Very early motherhood

Every year, an estimated 2 million girls give birth before they turn 15. That is equal to 5,500 very young girls a day who go directly from childhood to motherhood.

A large proportion of pregnancies among young adolescent girls are unintended. Early motherhood is often associated with the girls being out of school, and it is estimated that 90% of girls who give birth are married. Adolescent girls often have limited or no access to sexual and reproductive health information, education or services. Therefore, they are likely to lack basic information about their bodies, puberty, sexuality and reproduction and to have inadequate access contraceptive counselling and services.

Child mothers are invisible

Very young mothers are often invisible in national and global statistics that only consider women between15-49 years to be of reproductive age. Young girls are also often excluded from, or beyond the reach of, health, education and development interventions. Yet, girls under the age of 15 face the greatest risk of complications and death from pregnancy and childbirth. Every year, an estimated 70,000 girls between the ages 10 to 19 die from complications related to pregnancy and childbirth.

Adolescents should be equipped to make their own life choices: to decide which education or vocational training to pursue; which job opportunities to aim for ; to decide whom to take as a partner and whether, when and whom to marry and start a family. Yet, every year, millions of girls have their life choices severely limited by becoming mothers too early.


This is the story of Mulenga & Felicity

Mulenga is 14 years old & Felicity is 5 weeks old

Mulenga lives with her daughter, her parents, her father's second wife and her ten siblings in a remote village in Zambia. She used to go to school and wanted to become a doctor when her mother discovered she was pregnant.

It’s difficult being a mother. I don’t have time to play anymore. My daughter often cries and I have to stay at home and take care of her and wash nappies. Before I had a baby, I used to play and go wherever I wanted. I like playing football.

I had no idea how you get pregnant. I didn’t even know I was pregnant. We didn’t learn about those things at school. It was my mother who told me I wasn’t looking well. When I realized I was going to have a child, I was upset and annoyed. My mother was too. I told my boyfriend, but he denied responsibility.

My father took me to my boyfriend's home and told his parents: 'We’ve brought this child here because she’s pregnant. You can only return her once you’ve paid us 5000 Kwacha.' 
It took four months before they paid a third of the money and I had to stay there during that time. He’s not my boyfriend anymore, but we talk to each other sometimes.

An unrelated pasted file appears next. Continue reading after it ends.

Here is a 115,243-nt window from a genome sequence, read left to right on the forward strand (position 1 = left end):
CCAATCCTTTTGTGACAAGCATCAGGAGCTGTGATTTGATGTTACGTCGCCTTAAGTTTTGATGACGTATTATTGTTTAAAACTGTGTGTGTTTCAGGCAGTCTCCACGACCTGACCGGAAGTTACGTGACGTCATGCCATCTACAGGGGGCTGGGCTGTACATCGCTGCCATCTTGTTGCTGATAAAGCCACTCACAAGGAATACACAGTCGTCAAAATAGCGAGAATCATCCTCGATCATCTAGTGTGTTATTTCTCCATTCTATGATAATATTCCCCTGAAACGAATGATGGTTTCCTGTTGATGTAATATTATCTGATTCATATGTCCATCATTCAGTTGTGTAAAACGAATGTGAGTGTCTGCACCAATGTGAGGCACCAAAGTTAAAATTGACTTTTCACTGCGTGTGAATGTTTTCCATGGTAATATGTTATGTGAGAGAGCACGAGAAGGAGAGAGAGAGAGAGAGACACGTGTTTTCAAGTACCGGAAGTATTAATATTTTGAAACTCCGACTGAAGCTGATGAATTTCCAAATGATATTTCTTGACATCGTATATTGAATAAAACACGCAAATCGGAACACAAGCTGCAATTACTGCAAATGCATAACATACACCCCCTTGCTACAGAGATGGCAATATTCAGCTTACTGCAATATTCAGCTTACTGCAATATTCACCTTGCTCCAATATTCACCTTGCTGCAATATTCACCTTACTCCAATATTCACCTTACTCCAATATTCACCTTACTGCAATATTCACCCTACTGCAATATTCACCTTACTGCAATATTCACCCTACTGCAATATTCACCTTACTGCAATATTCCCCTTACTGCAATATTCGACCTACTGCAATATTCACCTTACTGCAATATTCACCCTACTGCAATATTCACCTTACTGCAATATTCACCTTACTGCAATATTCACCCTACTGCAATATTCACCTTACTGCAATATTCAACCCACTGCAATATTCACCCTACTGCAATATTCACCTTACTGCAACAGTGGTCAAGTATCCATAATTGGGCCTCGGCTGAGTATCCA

I was afraid of the delivery. When the nurse told me what it was like to give birth, I thought I might die. I went to the clinic with my mother in an ox cart. My labour was very painful, but I didn’t get any injuries. When we came back with the baby, I didn’t know how to take care of her, so my mother taught me. She helps me a lot, even at night when my baby cries.

I don’t like being a mother, but I like my child. I feel good when I look at her. I worry about the future and who will buy her things like soap and clothes. When she grows up, I'll take her to school so she gets educated because it’s good for her. I'll also warn her and tell her not to go out with boys.

Before I had the baby, I was in seventh grade and I really liked school. My favorite subject was math and I wanted to become a doctor. I hope I can go back to school when the baby is six months old because then my mother can take care of her. I want to become a nurse, and I know that if I study and pass the exam, I can do it.

I've recently learned you can protect yourself from being pregnant. You can go to the clinic and get contraceptives, but I’m too shy to go there and ask for it. I’ve stopped sleeping with boys.


I was very sad when I learned about Mulenga’s pregnancy. When it was time for labour, I went with Mulenga to the clinic. I was scared because I know what it’s like. I felt like it was me going through everything again. The first weeks Mulenga wasn’t very caring, so I took care of the baby and taught her how to do it. I hope she can go back to school, maybe when the baby gets older. She’s not allowed to have any more boyfriends.

“Before I had a baby, I used to play and go wherever I wanted. I like playing football.”

More stories about very early motherhood

Other issues

Child, early and forced marriage This is the story of Nargis
0:00 / 0:00